Question to you and JD and garard:  There will always be leaders in the world.  It’s human nature.  Which nation would you like to see in the lead role now and into the future?  Choose one so I may understand.

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By Anarcissie, July 6, 2010 at 6:41 pm Link to this comment

GRYM—It is not controversial that the United States government has militarily attacked several countries which had not attacked the United States, nor were preparing to attack it.  That is simply a fact of history and all the propaganda in the world will never change it.

And, Stalin’s witty remark to the contrary notwithstanding, murder is murder, even if you kill a million people instead of one.

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By Go Right Young Man, July 6, 2010 at 12:58 pm Link to this comment

Anarcissie, - “While the U.S. government has done a lot of damage to other countries, including killing, maiming, terrorizing and impoverishing hundreds of thousands of non-combatants in countries which did not threaten the United States—this is not controversial—the worst effect….”

-

What is not controversial?  That the U.S. is an “Imperial power”, killing and maiming all over the globe?  If that is what you believe then it is, in fact, controversial.  Most people do not see the U.S, in that vain.  And thank goodness for it. - Most human beings see their own country as they reflect on themselves.  Self-loathing being an good example.

Imperial powers, true imperial powers, do not vanquish an enemy only to expend its own treasure and blood to build them up again and leave them their autonomy and cultures.  The U.S. is the only nation, in all of human history, that has displayed such abilities.  *It’s a testament to what free peoples can accomplish.

Contrary to what you and others have come to believe, the United States has played an important role in keeping the peace.  The U.S., via its military and diplomatic efforts, has saved multiples of millions of human lives in her brief history.

-

* “No arsenal or no weapon in the arsenals of the world is so formidable as the will and moral courage of free men and women.”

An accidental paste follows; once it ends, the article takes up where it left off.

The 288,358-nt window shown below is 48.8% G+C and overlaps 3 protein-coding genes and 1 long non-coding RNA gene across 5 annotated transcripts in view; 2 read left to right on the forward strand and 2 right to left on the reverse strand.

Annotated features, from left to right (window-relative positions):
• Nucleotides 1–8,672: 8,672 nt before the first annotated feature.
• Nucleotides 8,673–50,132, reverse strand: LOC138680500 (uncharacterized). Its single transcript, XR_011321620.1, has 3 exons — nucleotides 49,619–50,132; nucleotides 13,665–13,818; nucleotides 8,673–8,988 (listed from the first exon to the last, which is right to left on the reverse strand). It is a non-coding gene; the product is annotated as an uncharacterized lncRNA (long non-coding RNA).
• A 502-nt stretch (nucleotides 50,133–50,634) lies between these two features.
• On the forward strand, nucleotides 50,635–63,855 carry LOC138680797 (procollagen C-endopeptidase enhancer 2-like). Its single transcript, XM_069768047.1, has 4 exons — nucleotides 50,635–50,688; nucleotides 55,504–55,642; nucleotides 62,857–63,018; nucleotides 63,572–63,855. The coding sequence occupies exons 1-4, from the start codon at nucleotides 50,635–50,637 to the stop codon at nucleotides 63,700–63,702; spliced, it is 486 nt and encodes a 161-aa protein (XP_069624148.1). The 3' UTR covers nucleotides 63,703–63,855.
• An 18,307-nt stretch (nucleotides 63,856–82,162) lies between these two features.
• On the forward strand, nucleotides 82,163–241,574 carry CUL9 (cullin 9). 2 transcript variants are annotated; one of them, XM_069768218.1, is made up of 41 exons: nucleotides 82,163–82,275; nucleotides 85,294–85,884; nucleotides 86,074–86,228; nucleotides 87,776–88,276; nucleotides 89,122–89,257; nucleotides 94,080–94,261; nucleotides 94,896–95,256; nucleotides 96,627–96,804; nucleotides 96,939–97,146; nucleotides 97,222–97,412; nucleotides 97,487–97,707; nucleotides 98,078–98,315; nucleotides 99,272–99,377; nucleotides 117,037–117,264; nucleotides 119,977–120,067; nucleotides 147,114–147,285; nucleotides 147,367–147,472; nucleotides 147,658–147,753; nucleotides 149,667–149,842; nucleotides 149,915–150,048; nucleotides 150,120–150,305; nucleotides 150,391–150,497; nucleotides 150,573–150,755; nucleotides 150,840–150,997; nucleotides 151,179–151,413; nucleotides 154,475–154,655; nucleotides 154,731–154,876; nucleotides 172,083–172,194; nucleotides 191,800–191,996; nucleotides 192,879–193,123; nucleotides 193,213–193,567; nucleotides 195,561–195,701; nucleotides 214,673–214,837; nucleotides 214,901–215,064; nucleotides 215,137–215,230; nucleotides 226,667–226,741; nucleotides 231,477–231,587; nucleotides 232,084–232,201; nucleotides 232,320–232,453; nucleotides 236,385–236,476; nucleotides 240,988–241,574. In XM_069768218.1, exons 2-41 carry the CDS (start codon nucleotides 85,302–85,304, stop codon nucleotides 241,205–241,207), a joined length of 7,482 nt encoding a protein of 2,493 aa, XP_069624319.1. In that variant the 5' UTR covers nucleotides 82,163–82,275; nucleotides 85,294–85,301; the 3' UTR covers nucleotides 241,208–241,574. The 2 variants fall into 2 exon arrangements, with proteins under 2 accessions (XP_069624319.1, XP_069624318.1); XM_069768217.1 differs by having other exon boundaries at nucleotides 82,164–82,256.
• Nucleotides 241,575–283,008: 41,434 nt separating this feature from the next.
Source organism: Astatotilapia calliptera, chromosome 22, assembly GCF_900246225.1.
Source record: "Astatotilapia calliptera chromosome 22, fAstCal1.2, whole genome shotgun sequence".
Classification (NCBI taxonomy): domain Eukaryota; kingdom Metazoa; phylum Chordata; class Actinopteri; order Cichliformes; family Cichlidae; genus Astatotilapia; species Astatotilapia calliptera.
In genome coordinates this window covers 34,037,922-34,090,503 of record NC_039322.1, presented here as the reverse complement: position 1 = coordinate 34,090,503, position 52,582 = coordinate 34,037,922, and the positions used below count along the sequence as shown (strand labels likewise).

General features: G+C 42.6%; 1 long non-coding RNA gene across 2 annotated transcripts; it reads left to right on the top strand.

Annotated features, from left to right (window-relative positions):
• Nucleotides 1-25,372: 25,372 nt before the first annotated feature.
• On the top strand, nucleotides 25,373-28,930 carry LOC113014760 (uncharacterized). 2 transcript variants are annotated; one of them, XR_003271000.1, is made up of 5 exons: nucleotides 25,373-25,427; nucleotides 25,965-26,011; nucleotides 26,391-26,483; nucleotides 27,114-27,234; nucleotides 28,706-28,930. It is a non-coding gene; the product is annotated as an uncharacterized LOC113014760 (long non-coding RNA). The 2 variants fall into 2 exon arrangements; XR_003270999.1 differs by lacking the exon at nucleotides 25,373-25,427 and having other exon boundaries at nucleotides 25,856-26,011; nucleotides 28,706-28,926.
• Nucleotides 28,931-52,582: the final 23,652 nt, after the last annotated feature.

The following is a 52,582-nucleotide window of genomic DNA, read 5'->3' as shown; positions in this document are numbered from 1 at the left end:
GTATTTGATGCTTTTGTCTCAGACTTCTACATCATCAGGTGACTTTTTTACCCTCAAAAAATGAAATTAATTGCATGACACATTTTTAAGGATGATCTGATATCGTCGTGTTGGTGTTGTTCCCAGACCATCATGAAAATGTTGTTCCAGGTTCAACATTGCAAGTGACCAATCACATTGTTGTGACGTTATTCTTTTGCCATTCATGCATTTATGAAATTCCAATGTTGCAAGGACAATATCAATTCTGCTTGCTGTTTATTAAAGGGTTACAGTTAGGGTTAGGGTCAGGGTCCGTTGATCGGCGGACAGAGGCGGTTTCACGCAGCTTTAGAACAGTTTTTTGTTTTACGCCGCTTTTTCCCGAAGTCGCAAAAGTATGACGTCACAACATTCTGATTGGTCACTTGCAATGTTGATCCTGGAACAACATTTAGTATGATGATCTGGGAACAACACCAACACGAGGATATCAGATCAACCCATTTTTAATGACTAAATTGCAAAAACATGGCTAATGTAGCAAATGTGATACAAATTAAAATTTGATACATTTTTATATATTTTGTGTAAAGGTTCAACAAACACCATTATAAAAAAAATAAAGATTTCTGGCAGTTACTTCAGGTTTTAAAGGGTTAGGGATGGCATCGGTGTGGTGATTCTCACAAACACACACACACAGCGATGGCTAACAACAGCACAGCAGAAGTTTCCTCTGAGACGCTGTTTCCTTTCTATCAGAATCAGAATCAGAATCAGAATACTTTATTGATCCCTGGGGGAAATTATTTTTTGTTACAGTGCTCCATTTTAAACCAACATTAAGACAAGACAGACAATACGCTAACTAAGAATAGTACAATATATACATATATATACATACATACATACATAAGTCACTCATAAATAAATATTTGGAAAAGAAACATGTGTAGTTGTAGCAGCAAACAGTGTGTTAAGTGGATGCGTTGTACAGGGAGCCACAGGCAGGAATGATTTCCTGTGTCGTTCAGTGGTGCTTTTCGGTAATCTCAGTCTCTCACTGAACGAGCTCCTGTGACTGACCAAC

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By Anarcissie, July 6, 2010 at 10:43 am Link to this comment

GRYM—I think my first task, as a citizen and resident of the United States, is to try to fix the problems of my own country, including its imperialism and militarism, which have become institutionalized.  That is, they’re permanent fixtures of our society.  If you look at the recent history of the U.S. you will see that its government embarks on some sort of military adventure every year or two.

While the U.S. government has done a lot of damage to other countries, including killing, maiming, terrorizing and impoverishing hundreds of thousands of non-combatants in countries which did not threaten the United States—this is not controversial—the worst effect, for me, has been on the culture of the country at home, which has become deeply imbued with the dishonesty, cynicism and cruelty implicit in empire.  This spiritual bankruptcy is paralleled by a growing material bankruptcy.

We should not be surprised: that is the fate of all empires.  It is my duty, as a citizen, to try to get my fellow citizens to act in such a way as to avert this fate.

The fact that evil is done in other lands is not an excuse for the government of this one to do further evil there or here.

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By Go Right Young Man, July 6, 2010 at 6:03 am Link to this comment

JDMystic - Anarcissie,

With little time last evening to cover this issue more thoroughly there is another context that is missing from your ill conceived narrative.  The Oil For Food Program.  An issue that you and your ilk assiduously avoid.  To speak or write of this issue obliterates your entire narrative.  How you do not feel deep shame is almost beyond my comprehension. 

F&#k the Iraqi people.  F*#k the truth.  Blame America (White Europeans) First In All Things! 

The corruption of the OFP program has been exhaustively documented.  Equally well known is how Saddam Hussein had spent many $ Billions of dollars on himself, on his family, on his multiple dozens of palaces and his inner political circle while Millions of people remained hungry and ill.  Who do you and your ilk find at fault?  Saddam Husein, in your callous narrative, was merely the hapless victim. The real villains in your narrative was, well, the white skinned Europeans, of course.